A virtual stand-off between the Cheddi Jagan International Airport (CJIA) and
Trinidad-owned Caribbean Airlines Limited (CAL) over the purchase of duty-free liquor has been resolved, following a high-level meeting yesterday.
CJIA last week threatened to cancel the operating licence of CAL after a spike in complaints by passengers from Guyana who said that they were not being allowed to take duty free liquor bought in Guyana on North American flights that transit in Trinidad.
According to a joint statement of the two entities, top officials of CJIA; the Chairman and Executive Management of CAL and representatives from the civil aviation authorities of Guyana and Trinidad and Tobago, met in Guyana yesterday to explore solutions to the issue currently affecting transit passengers who purchase duty free.
“The duty free issue arose as Caribbean Airlines is an international air carrier, and must comply with all regulatory directives of the Transportation Security Administration (TSA) which governs the security processes and conducts audits for all carriers flying into the United States of America,” the statement said.
It was disclosed that after detailed discussions to ensure the interests of all stakeholders are met, the teams agreed on a way forward, which would enable transit passengers to once again purchase duty free items, effective today.
“Travellers through a secure process will now be allowed to place their duty free items into their checked luggage. This procedure will not apply to BW 526, which operates non-stop Georgetown to New York.”
According to the details of the new arrangements that were hammered out during the meeting, passengers will be required to indicate their intention to purchase duty free items at the security checkpoint at the entrance to the airport, and again at the Caribbean Airlines check-in counter, before making their way to the duty-free shops.
“Once the purchases are made, the purchaser will be escorted by security personnel to the baggage area in order to place the items in their checked luggage.”
The statement said that the process will be closely supervised by security and airport personnel, and will be conducted in the full view of cameras.
Passengers will have one hour to complete duty free purchases before scheduled departure to ensure sufficient time for the new procedure
According to officials of CJIA, in the statement, they are pleased with outcome of the meeting which has resulted in the immediate implementation of a new procedure.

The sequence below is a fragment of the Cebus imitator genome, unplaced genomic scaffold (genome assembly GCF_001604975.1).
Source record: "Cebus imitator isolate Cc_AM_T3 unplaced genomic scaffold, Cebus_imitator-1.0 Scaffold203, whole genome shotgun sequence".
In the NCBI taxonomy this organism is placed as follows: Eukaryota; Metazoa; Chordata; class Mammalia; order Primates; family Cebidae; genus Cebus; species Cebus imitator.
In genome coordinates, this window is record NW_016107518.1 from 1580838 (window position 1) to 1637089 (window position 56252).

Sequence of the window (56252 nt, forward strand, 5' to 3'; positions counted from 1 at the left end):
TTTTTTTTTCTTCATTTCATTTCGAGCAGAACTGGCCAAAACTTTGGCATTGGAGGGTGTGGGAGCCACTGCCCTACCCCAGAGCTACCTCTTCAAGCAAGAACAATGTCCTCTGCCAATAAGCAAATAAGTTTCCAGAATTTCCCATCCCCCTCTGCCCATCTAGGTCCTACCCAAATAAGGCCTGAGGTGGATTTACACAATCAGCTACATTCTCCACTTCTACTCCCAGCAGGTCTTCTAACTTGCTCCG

“We expect that over time the process will be refined, however, the important thing is that we have found a workable solution which positively impacts travellers from Cheddi Jagan International Airport who wish to purchase duty free items, but who must transit other airports to get to their final destination.”
Phillip Marshall, Chairman of Caribbean Airlines stated: “This issue is one of national and regional significance and Guyana is an important destination for Caribbean Airlines. We remain committed to our loyal Guyanese customers whom we have consistently served with reliable service since our start in 2007.
“Today’s meeting has enabled the CJIA and Caribbean Airlines to achieve a solution to this issue which ensures that Caribbean Airlines remains compliant with the TSA regulations and continues to provide quality service to our valued customers.”
Following the successful resolution of the duty free issue, CJIA officially withdrew the warning issued to Caribbean Airlines, to cancel the Air Carrier Agreement, if the airline failed to comply with the procedure proposed by the CJIA.
“The Civil Aviation Authorities of Guyana and Trinidad and Tobago also re-affirmed their commitment to the Memorandum of Understanding (MOU) between the two authorities. Under the MOU, passengers originating from Guyana and connecting on other Caribbean Airlines’ services will not be re-screened at Piarco International Airport.”
Operators of a number of duty free shop operators at CJIA have been complaining about a drop in business.
Passengers who came in especially for the Jubilee celebrations have complained that thousands of dollars worth in liquor were taken away by Trinidad airport authorities. Some frustrated passengers even reportedly broke their bottles rather than give them up.
Caribbean Airlines operates more than 600 weekly flights to 18 destinations in the Caribbean and North and South America.
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